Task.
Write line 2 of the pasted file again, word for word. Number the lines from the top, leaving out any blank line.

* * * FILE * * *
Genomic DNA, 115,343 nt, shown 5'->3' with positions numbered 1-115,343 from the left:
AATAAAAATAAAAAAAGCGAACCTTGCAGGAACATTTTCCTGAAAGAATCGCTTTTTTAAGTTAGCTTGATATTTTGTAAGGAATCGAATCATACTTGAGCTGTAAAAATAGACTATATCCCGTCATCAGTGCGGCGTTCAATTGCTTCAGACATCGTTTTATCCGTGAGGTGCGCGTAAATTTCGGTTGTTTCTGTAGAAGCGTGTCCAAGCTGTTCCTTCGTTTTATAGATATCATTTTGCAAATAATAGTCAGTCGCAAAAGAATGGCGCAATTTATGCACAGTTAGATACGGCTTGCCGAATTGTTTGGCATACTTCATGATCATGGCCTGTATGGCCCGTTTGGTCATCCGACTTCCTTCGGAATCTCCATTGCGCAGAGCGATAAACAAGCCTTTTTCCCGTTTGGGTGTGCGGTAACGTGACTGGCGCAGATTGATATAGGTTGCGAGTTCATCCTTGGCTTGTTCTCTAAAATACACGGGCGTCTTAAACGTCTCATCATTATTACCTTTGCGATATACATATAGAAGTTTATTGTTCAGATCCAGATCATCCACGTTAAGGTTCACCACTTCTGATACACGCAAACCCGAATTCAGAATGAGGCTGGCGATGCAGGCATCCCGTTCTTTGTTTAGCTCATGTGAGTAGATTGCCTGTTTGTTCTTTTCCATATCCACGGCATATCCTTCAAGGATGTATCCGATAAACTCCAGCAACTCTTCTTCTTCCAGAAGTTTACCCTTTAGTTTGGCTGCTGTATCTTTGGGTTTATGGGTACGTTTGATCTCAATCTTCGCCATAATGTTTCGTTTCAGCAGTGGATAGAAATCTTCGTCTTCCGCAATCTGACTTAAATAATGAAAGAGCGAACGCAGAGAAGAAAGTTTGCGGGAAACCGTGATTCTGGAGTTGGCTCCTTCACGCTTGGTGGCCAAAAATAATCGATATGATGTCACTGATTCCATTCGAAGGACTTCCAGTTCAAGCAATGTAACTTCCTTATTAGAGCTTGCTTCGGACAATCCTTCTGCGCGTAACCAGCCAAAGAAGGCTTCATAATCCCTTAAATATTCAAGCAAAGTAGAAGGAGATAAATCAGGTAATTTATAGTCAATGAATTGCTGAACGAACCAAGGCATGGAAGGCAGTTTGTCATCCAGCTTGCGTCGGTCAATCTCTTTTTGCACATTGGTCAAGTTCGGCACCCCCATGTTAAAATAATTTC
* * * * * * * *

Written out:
AATAAAAATAAAAAAAGCGAACCTTGCAGGAACATTTTCCTGAAAGAATCGCTTTTTTAAGTTAGCTTGATATTTTGTAAGGAATCGAATCATACTTGAGCTGTAAAAATAGACTATATCCCGTCATCAGTGCGGCGTTCAATTGCTTCAGACATCGTTTTATCCGTGAGGTGCGCGTAAATTTCGGTTGTTTCTGTAGAAGCGTGTCCAAGCTGTTCCTTCGTTTTATAGATATCATTTTGCAAATAATAGTCAGTCGCAAAAGAATGGCGCAATTTATGCACAGTTAGATACGGCTTGCCGAATTGTTTGGCATACTTCATGATCATGGCCTGTATGGCCCGTTTGGTCATCCGACTTCCTTCGGAATCTCCATTGCGCAGAGCGATAAACAAGCCTTTTTCCCGTTTGGGTGTGCGGTAACGTGACTGGCGCAGATTGATATAGGTTGCGAGTTCATCCTTGGCTTGTTCTCTAAAATACACGGGCGTCTTAAACGTCTCATCATTATTACCTTTGCGATATACATATAGAAGTTTATTGTTCAGATCCAGATCATCCACGTTAAGGTTCACCACTTCTGATACACGCAAACCCGAATTCAGAATGAGGCTGGCGATGCAGGCATCCCGTTCTTTGTTTAGCTCATGTGAGTAGATTGCCTGTTTGTTCTTTTCCATATCCACGGCATATCCTTCAAGGATGTATCCGATAAACTCCAGCAACTCTTCTTCTTCCAGAAGTTTACCCTTTAGTTTGGCTGCTGTATCTTTGGGTTTATGGGTACGTTTGATCTCAATCTTCGCCATAATGTTTCGTTTCAGCAGTGGATAGAAATCTTCGTCTTCCGCAATCTGACTTAAATAATGAAAGAGCGAACGCAGAGAAGAAAGTTTGCGGGAAACCGTGATTCTGGAGTTGGCTCCTTCACGCTTGGTGGCCAAAAATAATCGATATGATGTCACTGATTCCATTCGAAGGACTTCCAGTTCAAGCAATGTAACTTCCTTATTAGAGCTTGCTTCGGACAATCCTTCTGCGCGTAACCAGCCAAAGAAGGCTTCATAATCCCTTAAATATTCAAGCAAAGTAGAAGGAGATAAATCAGGTAATTTATAGTCAATGAATTGCTGAACGAACCAAGGCATGGAAGGCAGTTTGTCATCCAGCTTGCGTCGGTCAATCTCTTTTTGCACATTGGTCAAGTTCGGCACCCCCATGTTAAAATAATTTC